As previously mentioned, SUNY is undergoing systemwide assessment of general education, including writing. You can see the rubric if you want, but I assure you, you will find nothing surprising. There is an assessment of the final product, the revision process, and the research done/integrated. I could spend the better part of an hour taking about the whole thing, but basically the problem comes down to the following three (OK, four) problems: the assessment of writing presumes that
- the goal of writing instruction should be mastery, which is ultimately demonstrated in a "masterful" product;
- revision is a process by which texts are perfected and hence the revising process provides evidence of increasing mastery;
- writing is a formal skill, of which one’s knowledge/mastery can be evaluated separately from one’s knowledge/mastery of the content of the text;
- and, most problematically, texts (or more precisely readings of texts) can serve as evidence of "original" thinking, which exists in a state that is separable from other "unoriginal" thoughts (i.e. the kind one gets from reading other texts, which contain someone else’s original thoughts).
Given the existing rubric, these problems, and assuming I wanted my college to do well on the assessment, I would probably do something like the following. First, I would assign a research paper that required no research on the students’ part. That is, I would not want them to have to deal with any new ideas, information, or concepts that might cause their demonstration of writing mastery to suffer. Second, I would make sure the assignment fit well into the five-paragraph logical model (even if it wasn’t five paragraphs per se). This would make it easy for the students to meet the rubric’s goal of having paragraphs linked by logical, structuring transistions. Third, I would give a limited number of possible subjects, maybe three, and discuss them extensively in class so that students were used to talking and writing about them. Fourth, I would provide them line-by-line editing/proofreading of their drafts, so that the process of revision was a detailed, step-by-step process of "fixing errors."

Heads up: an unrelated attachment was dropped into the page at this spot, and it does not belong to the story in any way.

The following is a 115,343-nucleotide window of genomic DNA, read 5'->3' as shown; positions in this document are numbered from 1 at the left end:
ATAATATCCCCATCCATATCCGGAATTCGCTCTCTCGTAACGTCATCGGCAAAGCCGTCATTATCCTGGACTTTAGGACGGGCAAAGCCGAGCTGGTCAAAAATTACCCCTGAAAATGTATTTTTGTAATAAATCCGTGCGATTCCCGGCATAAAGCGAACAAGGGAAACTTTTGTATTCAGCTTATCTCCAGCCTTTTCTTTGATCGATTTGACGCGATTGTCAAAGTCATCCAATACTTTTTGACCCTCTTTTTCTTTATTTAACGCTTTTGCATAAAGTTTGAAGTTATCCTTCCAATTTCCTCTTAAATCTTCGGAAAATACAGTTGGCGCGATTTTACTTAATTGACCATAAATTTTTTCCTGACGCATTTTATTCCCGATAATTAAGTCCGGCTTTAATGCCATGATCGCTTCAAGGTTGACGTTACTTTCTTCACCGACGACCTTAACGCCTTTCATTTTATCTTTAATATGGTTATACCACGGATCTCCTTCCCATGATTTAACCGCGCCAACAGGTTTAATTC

However, I don’t think any of these practices reflect a contemporary understanding of writing instruction. They barely acknowledge the existence of a process, and then only a process of correction. Somehow though this is based upon the assessment practices established by CCCC and WPA? Or so the document claims, if so, this is a clear failure of the discipline of composition.
So what would I do otherwise?
Glad you asked. You’ve got to deal with a couple angles. First, you need to recognize writing as a post-humanistic, non-subjective techno-material practice. Second, you must acknowledge the ideological purposes to which higher education puts writing, with which composition as a discipline bears an ambivalent relationship. On the one hand, composition speaks of student empowerment. On the other hand, it desires to prove its service to the academy through its "rigorousness." Putting these things together, you need to articulate an alternate goal for composition than the production of a "masterful text."